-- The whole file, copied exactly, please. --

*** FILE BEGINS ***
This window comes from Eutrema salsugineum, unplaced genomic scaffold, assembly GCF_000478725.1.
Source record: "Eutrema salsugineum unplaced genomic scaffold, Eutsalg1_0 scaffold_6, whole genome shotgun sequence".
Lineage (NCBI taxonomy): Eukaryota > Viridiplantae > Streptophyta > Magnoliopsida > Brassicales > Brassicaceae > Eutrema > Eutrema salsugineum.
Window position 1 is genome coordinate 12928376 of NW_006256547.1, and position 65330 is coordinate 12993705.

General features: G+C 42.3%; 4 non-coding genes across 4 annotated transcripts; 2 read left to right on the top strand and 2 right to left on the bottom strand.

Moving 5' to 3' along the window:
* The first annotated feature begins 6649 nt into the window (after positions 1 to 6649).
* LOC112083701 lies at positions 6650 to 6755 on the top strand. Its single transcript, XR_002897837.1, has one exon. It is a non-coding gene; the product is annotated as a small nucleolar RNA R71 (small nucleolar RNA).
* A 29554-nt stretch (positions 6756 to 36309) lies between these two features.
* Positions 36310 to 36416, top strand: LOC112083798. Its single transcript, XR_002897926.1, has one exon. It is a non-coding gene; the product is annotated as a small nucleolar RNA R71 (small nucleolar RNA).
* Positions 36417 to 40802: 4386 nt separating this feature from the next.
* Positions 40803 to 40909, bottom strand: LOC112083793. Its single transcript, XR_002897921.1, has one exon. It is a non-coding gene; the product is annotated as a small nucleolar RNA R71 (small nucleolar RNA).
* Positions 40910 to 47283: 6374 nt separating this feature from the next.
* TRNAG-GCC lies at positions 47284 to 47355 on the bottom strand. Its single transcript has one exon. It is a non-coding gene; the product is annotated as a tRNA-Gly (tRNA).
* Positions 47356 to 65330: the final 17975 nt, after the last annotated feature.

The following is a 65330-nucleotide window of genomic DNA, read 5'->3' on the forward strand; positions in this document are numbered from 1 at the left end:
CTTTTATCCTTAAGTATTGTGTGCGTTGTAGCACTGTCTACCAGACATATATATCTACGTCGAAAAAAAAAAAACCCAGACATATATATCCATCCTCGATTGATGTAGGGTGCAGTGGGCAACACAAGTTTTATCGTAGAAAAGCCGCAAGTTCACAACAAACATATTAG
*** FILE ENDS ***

This window comes from Eutrema salsugineum, unplaced genomic scaffold, assembly GCF_000478725.1.
Source record: "Eutrema salsugineum unplaced genomic scaffold, Eutsalg1_0 scaffold_6, whole genome shotgun sequence".
Lineage (NCBI taxonomy): Eukaryota > Viridiplantae > Streptophyta > Magnoliopsida > Brassicales > Brassicaceae > Eutrema > Eutrema salsugineum.
Window position 1 is genome coordinate 12928376 of NW_006256547.1, and position 65330 is coordinate 12993705.

General features: G+C 42.3%; 4 non-coding genes across 4 annotated transcripts; 2 read left to right on the top strand and 2 right to left on the bottom strand.

Moving 5' to 3' along the window:
* The first annotated feature begins 6649 nt into the window (after positions 1 to 6649).
* LOC112083701 lies at positions 6650 to 6755 on the top strand. Its single transcript, XR_002897837.1, has one exon. It is a non-coding gene; the product is annotated as a small nucleolar RNA R71 (small nucleolar RNA).
* A 29554-nt stretch (positions 6756 to 36309) lies between these two features.
* Positions 36310 to 36416, top strand: LOC112083798. Its single transcript, XR_002897926.1, has one exon. It is a non-coding gene; the product is annotated as a small nucleolar RNA R71 (small nucleolar RNA).
* Positions 36417 to 40802: 4386 nt separating this feature from the next.
* Positions 40803 to 40909, bottom strand: LOC112083793. Its single transcript, XR_002897921.1, has one exon. It is a non-coding gene; the product is annotated as a small nucleolar RNA R71 (small nucleolar RNA).
* Positions 40910 to 47283: 6374 nt separating this feature from the next.
* TRNAG-GCC lies at positions 47284 to 47355 on the bottom strand. Its single transcript has one exon. It is a non-coding gene; the product is annotated as a tRNA-Gly (tRNA).
* Positions 47356 to 65330: the final 17975 nt, after the last annotated feature.

The following is a 65330-nucleotide window of genomic DNA, read 5'->3' on the forward strand; positions in this document are numbered from 1 at the left end:
CTTTTATCCTTAAGTATTGTGTGCGTTGTAGCACTGTCTACCAGACATATATATCTACGTCGAAAAAAAAAAAACCCAGACATATATATCCATCCTCGATTGATGTAGGGTGCAGTGGGCAACACAAGTTTTATCGTAGAAAAGCCGCAAGTTCACAACAAACATATTAG